Education Data Exchange Network

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The Education Data Exchange Network (EDEN) is an automated system designed to support data transfer among state and local education agencies and the United States Department of Education (ED). EDEN began as a State Data Network pilot test among Oregon, Nebraska and ED in 1998. At the time all reports on federal grant programs were written and stored in paper file cabinets in ED program offices, although many of those reports contained similar, and often inconsistent, information. States, particularly the Council of Chief State School Officers and their data managers, called on ED to automate and streamline the process. Based on the success of the pilot test, the [Office of Management and Budget] (OMB) required ED to institute a Performance-Based Data Management Initiative (PBDMI) in 2000. PBDMI was designed to gather statistics from each state such as school populations within subgroups (race, gender, etc.), graduation rates, school spending, and federal program performance. This initiative resulted in EDEN. It was designed to:

  • Improve the accuracy, timeliness, and utility of information collected to inform educational management, budget and policy decisions.
  • Increase the focus on outcomes and accountability.
  • Reduce the education reporting burden by streamlining the data collection process and eliminating redundancy across ED programs.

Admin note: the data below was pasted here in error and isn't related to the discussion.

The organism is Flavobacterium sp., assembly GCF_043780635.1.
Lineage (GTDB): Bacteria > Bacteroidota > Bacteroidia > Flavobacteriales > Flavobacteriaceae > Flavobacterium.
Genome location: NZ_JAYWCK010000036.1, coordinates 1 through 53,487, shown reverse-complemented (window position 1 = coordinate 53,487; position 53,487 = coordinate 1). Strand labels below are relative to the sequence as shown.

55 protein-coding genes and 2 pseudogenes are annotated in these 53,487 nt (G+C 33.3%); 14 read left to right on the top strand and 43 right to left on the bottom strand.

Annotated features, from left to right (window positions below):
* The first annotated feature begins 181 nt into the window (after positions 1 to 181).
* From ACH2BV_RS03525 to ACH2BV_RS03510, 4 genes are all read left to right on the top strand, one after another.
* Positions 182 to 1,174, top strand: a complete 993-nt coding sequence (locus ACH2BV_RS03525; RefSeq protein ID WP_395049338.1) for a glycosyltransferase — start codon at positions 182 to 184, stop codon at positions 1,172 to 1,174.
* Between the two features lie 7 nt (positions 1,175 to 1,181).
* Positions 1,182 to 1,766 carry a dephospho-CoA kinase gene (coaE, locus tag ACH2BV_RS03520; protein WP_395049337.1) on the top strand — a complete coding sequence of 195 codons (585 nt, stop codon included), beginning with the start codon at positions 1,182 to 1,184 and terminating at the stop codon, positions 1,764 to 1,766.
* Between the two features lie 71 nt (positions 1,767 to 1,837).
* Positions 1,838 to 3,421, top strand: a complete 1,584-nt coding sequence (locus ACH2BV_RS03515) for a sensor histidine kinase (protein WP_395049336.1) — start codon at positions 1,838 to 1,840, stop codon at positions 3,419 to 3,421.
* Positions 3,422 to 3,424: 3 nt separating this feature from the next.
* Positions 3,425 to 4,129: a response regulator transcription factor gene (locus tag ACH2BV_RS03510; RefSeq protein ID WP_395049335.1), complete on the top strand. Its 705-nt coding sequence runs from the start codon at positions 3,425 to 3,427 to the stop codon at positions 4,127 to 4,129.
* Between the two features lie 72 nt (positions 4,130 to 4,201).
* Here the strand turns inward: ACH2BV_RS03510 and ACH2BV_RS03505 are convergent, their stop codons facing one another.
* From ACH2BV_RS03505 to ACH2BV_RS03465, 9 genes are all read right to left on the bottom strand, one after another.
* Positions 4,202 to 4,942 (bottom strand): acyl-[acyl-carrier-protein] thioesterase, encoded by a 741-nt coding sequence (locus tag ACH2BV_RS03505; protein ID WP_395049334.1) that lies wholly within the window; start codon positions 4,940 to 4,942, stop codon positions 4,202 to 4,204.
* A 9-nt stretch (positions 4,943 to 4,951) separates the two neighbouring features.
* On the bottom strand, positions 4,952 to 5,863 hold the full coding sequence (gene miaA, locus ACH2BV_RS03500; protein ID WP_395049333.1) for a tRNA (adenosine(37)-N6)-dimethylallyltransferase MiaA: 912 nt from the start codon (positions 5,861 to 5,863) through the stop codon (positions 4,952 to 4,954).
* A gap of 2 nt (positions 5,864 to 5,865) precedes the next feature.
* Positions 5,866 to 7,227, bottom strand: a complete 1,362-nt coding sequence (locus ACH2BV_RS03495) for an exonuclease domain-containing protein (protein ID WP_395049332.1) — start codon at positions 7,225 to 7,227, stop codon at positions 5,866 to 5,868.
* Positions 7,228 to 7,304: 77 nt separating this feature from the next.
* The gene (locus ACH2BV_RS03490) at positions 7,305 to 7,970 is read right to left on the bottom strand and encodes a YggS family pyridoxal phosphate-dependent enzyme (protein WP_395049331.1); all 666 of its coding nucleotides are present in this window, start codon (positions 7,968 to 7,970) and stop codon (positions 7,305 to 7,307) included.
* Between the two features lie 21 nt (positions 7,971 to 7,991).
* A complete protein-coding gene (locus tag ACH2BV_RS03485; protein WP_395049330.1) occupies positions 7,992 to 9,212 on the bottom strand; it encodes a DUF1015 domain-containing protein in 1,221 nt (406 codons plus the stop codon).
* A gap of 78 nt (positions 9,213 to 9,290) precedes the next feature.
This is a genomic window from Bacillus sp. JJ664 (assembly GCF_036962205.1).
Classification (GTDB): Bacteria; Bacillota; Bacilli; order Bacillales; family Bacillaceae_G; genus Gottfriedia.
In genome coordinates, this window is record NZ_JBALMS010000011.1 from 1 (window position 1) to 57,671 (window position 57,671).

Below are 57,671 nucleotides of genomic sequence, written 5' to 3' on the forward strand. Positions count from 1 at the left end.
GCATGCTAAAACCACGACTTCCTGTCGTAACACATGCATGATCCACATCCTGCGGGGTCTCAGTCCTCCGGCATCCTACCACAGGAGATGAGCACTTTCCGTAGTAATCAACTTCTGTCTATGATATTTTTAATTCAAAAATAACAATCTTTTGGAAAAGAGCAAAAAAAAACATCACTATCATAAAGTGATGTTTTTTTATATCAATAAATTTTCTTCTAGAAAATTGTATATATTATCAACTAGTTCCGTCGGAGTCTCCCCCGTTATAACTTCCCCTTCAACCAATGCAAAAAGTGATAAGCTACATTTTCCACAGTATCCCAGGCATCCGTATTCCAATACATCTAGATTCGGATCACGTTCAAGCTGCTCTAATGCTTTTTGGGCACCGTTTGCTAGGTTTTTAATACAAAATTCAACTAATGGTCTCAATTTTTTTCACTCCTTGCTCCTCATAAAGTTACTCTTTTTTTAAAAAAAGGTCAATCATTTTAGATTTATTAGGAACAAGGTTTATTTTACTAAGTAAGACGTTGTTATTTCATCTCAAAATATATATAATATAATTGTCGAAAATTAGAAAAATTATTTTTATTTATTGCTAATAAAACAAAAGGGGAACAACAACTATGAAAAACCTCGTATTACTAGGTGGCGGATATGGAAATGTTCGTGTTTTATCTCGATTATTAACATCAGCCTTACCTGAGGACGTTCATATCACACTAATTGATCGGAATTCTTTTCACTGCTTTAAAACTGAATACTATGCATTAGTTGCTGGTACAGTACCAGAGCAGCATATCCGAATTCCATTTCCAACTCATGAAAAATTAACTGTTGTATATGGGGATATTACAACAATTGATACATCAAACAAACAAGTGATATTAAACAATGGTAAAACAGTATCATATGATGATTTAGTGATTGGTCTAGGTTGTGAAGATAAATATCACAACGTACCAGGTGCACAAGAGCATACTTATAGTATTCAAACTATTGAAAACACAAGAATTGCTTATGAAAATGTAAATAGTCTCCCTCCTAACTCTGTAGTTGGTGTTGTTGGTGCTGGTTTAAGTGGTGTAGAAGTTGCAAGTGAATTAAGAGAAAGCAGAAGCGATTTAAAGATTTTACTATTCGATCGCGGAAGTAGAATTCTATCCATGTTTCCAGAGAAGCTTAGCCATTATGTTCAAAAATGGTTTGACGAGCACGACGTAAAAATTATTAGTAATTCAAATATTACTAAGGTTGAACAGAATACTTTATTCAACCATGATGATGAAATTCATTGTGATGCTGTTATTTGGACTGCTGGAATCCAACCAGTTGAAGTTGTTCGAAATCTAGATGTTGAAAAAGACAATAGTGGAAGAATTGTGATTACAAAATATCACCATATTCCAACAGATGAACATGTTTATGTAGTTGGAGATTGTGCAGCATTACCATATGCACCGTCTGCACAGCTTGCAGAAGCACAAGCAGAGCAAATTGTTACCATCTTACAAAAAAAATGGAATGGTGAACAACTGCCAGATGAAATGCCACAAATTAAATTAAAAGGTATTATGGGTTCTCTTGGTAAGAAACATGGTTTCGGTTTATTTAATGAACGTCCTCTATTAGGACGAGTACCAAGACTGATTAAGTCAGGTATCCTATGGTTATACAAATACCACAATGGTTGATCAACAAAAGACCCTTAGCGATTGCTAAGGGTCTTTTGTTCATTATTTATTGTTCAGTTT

• Create a partnership between ED and state and local education agencies to improve data quality and management through common data standards and collaborative systems planning.

By 2004, all states participated in EDEN. In 2005 ED began to require that all elementary and secondary level federal reports, including those to the National Center for Education Statistics (NCES) be submitted through EDEN. The ED Office of the Inspector General and the General Accounting Office published reports critical of the program's management.[1] In March 2005, the Secretary of Education, Margaret Spellings abolished the office administering EDEN and removed all managers from managerial positions.[2] PBDMI and EDEN data gathering is complicated by the fact that no data sent to federal agencies may contain private data about an individual student that would violate the FERPA guidelines. So a state agency cannot just send a list of students and their test scores. A reporting agency can only send summary subgroup data for subgroup populations above a small number such as five. EDEN data sets consists of three types:

  • Statewide data often called State Education Agencies (SEA)
  • District or regional data Local Education Agencies (LEA)
  • School-specific data

There are XML representations of EDEN files as well as XML schemas to validate these files available from the ed.gov file specifications site (www2.ed.gov/about/inits/ed/edfacts/eden/non-xml/c163-8-0.doc).EDEN program data is now (2014) aggregated in the EDFACTS system for all program offices, senior management, and federal reporting. EDEN data collection is now operated out of the NCES.

EDEN received many commendations including from CCSSO, the Council for Excellence in Government, and from the Office of Management and Budget in the President's 2005 Budget submission, EDEN was selected as a model project for in depth review in a 2005 presidential transition Guide for Federal Leaders and Managers. A General Accounting Office report commended the initiative and recommended increased support for it from ED administration, including making the program mandatory and including NCES reports.

References[edit]

  • Barry White and Kathryn E. Newcomer (eds) Getting Results: A Guide for Federal Leaders and Managers (George Washington University, 2005).
  • U.S. General Accounting Office, "Education's Data Management Initiative: Significant Progress Made, but Better Planning Needed to Accomplish Project Goals". Gao.gov. Retrieved 2013-05-11